It was a long time coming, and it was going to take work, but communities were going to be held accountable for truly living up to the intent of the Fair Housing Act. 

The 2018 end to Affirmatively Furthering Fair Housing

Then in 2017, the Trump Administration suspended the new requirements from HUD. In January of 2018, HUD Secretary Ben Carson officially terminated it. He said:

Ben Carson in front of a blue background and an American flag. He's wearing a black jacket over a gray and white striped dress shirt, with a red tied and a blue button on his left lapel.

“After reviewing thousands of comments on the proposed changes to the Affirmatively Furthering Fair Housing regulation, we found it to be unworkable and ultimately a waste of time for localities to comply with, too often resulting in funds being steered away from communities that need them most.” 

In July of 2020, HUD unveiled a replacement called Preserving Community and Neighborhood Choice. HUD says:

“With the new rule, a grantee’s certification that it has affirmatively furthered fair housing would be deemed sufficient if it proposes to take any action above what is required by statute related to promoting any of the attributes of fair housing.” 

People who support the changes argue this gives local communities more freedom to decide what to do about their housing needs and shortcomings. People against the changes argue some communities will choose to do as little as possible. 

HUD also announced new rules for how it would handle disparate impact. One of the new rules held that algorithm-based lending decisions could not be deemed racist. But studies show even when algorithms are used to set mortgage rates, African-American and Latinx borrowers still pay more than equally qualified White borrowers. (There are plenty of examples of algorithm bias.)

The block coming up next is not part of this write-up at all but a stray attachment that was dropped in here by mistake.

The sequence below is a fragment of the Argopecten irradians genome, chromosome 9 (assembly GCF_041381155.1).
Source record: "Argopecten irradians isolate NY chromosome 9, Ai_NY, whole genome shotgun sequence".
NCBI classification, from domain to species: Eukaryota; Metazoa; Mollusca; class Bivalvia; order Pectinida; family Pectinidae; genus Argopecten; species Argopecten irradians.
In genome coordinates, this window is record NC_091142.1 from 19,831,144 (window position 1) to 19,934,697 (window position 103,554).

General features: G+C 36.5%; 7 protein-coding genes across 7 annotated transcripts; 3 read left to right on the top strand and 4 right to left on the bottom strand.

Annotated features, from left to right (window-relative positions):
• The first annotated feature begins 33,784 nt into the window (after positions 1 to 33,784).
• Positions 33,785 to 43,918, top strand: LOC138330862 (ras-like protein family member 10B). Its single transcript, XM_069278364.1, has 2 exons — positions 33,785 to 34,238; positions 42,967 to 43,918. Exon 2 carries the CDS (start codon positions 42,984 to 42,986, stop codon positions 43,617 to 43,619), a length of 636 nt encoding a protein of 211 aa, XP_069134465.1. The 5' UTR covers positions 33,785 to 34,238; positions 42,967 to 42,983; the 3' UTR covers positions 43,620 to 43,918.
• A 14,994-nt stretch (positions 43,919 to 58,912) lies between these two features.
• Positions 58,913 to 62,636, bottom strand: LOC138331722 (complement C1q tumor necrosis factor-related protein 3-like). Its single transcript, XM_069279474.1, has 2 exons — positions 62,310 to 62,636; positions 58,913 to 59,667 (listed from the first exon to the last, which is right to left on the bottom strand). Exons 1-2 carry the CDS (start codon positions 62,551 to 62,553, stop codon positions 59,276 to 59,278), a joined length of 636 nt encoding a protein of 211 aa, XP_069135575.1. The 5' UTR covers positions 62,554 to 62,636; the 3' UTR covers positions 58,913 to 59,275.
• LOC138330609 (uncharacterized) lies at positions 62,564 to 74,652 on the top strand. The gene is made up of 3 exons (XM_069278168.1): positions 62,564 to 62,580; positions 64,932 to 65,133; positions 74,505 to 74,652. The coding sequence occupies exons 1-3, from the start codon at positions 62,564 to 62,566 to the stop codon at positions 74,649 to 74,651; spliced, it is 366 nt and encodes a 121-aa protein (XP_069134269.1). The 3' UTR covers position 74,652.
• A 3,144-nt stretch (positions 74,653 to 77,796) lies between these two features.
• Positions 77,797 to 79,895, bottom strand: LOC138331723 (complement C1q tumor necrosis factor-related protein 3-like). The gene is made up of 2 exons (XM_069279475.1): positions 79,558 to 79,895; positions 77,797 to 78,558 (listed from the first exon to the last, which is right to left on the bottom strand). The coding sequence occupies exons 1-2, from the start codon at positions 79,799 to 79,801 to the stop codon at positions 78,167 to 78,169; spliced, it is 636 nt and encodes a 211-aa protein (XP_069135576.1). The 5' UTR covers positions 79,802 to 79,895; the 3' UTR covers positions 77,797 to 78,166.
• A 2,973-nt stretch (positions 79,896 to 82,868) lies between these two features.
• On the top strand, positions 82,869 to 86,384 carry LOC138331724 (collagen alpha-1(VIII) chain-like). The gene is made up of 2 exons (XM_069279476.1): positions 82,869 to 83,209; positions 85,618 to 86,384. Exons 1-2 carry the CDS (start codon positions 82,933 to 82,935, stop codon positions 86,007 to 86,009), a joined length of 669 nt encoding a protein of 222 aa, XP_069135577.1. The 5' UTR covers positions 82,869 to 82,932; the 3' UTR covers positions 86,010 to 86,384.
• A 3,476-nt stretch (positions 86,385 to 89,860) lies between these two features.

Without HUD or local communities collecting good data on fair housing, we must rely on researchers. A 2015 analysis found Black (27%) and Hispanic (19%) applicants were denied mortgages at much higher rates than White (11%) applicants, and when they did get loans they were more likely to receive high-cost mortgages

A two-story Habitat duplex with white siding and brown trim, next to several other houses.

At Twin Cities Habitat, we know that current inequities in wealth, health, homeownership, and education don’t exist in a vacuum. They were created by policies with disparate impacts – policies that benefited White Minnesotans and negatively impacted Minnesotans of color. Policy has power and must be created to foster equity. 

Habitat for Humanity International’s President and CEO, Jonathan Reckford points out each day we wait is another day lost:

“The Affirmatively Furthering Fair Housing rule, which Habitat for Humanity supports, would have begun to follow through on a half-century-old promise made by our government to cut down barriers to equal housing opportunities. The decision to eliminate the rule is a step in the wrong direction.

“Additionally, we are also disturbed and offended by the arguments used by some opponents of the fair housing rule, which appear to be a scare tactic designed to divide the country. Let’s be clear: Building new, safe, decent and affordable homes does not threaten anyone’s way of life. In fact, the evidence shows that mixed-income communities benefit all who live in them.”

If you share our vision of an equitable Twin Cities region where all families have access to the transformational power of homeownership, please join Twin Cities Habitat as a volunteer, advocate, or financial contributor today.

race and housing resource center

Race and Housing Series: Fair Housing Act Part 1 (1968-2015)

Race and Housing Series: Fair Housing Act Part 1 (1968-2015)